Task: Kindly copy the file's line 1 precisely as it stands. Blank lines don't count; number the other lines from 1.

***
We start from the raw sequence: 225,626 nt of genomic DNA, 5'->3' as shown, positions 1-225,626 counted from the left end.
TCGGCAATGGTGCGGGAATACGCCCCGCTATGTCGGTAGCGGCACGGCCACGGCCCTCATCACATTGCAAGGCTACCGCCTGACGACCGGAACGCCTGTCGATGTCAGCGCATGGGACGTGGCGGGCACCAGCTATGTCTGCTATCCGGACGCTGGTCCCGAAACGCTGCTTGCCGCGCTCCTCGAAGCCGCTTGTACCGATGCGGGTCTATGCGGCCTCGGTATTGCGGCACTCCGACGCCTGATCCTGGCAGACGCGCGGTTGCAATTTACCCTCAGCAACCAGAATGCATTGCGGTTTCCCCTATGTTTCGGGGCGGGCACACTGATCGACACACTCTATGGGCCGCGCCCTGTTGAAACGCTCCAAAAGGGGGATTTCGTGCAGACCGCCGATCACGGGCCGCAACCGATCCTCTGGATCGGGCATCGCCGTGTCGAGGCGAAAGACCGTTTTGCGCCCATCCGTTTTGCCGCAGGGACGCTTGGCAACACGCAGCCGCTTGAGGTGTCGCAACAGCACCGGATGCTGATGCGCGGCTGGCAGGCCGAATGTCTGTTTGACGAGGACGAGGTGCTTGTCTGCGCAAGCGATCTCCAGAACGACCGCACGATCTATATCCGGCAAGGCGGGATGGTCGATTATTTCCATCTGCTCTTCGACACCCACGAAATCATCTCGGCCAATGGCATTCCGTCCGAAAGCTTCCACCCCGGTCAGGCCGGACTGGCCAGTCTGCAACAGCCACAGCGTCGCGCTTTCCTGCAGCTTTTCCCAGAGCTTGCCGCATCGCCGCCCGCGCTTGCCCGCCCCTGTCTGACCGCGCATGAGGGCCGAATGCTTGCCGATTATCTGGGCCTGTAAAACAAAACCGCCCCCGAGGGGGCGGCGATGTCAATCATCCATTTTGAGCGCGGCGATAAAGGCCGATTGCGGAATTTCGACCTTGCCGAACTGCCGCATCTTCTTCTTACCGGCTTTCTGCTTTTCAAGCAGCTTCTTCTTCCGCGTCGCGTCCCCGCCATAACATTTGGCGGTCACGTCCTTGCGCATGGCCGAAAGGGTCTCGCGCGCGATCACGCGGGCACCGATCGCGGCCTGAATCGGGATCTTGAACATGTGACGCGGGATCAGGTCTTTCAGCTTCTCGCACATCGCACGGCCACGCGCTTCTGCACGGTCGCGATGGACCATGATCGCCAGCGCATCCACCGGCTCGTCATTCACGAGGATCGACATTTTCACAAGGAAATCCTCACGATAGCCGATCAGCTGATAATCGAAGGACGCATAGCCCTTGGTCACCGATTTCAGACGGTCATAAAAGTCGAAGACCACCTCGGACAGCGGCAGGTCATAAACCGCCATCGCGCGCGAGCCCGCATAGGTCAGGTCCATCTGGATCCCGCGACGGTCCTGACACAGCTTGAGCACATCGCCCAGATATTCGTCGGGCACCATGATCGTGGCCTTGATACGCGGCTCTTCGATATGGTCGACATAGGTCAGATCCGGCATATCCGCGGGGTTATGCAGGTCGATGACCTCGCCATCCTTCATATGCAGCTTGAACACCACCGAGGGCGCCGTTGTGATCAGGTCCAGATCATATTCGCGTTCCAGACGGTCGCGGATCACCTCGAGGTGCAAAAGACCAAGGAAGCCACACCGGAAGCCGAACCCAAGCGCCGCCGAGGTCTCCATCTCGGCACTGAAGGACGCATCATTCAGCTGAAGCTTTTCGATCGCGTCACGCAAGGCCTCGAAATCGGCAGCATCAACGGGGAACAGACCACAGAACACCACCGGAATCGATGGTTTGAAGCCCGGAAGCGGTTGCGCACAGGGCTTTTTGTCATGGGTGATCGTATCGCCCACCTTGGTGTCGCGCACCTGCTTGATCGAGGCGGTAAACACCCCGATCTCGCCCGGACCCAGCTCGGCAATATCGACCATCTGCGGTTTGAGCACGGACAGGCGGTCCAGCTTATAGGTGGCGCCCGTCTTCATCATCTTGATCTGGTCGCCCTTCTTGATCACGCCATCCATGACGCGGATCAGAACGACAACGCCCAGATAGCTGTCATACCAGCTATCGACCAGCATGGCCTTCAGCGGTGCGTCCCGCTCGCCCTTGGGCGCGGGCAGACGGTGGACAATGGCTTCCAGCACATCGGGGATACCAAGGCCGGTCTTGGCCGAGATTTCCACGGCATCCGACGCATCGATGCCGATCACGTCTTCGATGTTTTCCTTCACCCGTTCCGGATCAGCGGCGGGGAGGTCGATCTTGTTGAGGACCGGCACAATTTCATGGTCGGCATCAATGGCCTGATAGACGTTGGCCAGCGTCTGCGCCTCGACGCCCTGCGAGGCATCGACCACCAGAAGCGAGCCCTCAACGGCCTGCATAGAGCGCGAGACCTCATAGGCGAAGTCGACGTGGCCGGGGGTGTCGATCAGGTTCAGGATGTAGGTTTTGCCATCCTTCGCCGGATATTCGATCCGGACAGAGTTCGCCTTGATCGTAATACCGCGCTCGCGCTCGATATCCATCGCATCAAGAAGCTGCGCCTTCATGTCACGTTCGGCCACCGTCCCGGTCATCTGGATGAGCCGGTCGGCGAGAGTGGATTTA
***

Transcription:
We start from the raw sequence: 225,626 nt of genomic DNA, 5'->3' as shown, positions 1-225,626 counted from the left end.